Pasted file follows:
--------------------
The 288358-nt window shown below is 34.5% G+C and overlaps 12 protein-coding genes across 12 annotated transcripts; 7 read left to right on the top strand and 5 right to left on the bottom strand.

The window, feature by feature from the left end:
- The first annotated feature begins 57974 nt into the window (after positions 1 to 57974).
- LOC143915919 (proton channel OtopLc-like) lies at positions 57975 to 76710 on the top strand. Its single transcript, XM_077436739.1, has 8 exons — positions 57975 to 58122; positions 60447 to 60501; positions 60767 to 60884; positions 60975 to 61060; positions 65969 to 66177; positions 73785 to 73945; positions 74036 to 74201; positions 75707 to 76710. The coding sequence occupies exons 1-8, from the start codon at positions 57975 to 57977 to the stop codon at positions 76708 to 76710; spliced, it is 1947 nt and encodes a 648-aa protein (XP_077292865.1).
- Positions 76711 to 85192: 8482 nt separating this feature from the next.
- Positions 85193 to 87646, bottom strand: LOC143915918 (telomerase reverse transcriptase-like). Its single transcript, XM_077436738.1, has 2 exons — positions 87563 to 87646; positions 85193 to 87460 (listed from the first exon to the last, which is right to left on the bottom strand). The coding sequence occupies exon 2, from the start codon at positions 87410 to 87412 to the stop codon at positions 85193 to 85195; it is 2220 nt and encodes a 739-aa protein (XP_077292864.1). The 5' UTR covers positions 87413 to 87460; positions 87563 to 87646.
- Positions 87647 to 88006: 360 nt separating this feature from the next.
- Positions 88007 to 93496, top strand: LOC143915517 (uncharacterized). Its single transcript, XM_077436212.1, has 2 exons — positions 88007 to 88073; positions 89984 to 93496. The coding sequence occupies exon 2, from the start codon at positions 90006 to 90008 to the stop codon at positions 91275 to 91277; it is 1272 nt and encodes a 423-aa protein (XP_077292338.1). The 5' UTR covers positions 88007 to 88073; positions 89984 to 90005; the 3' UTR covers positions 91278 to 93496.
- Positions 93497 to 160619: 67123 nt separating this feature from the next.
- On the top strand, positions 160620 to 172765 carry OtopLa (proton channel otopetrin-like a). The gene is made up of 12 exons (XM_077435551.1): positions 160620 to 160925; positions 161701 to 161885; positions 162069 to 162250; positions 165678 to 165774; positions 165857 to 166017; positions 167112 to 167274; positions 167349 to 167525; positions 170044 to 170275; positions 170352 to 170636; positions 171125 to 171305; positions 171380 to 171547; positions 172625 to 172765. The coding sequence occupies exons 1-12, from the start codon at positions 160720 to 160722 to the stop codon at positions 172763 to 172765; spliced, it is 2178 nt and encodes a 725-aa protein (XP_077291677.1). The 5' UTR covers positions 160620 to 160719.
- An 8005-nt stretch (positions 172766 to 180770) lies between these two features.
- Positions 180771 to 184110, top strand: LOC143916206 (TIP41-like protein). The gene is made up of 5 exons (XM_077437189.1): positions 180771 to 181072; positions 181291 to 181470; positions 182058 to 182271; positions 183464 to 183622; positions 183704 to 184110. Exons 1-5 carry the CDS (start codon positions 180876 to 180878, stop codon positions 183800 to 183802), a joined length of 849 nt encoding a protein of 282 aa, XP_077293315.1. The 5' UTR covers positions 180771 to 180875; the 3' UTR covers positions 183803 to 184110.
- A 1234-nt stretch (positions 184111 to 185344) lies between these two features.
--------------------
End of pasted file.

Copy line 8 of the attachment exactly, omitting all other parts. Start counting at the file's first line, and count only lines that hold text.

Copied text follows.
- Positions 88007 to 93496, top strand: LOC143915517 (uncharacterized). Its single transcript, XM_077436212.1, has 2 exons — positions 88007 to 88073; positions 89984 to 93496. The coding sequence occupies exon 2, from the start codon at positions 90006 to 90008 to the stop codon at positions 91275 to 91277; it is 1272 nt and encodes a 423-aa protein (XP_077292338.1). The 5' UTR covers positions 88007 to 88073; positions 89984 to 90005; the 3' UTR covers positions 91278 to 93496.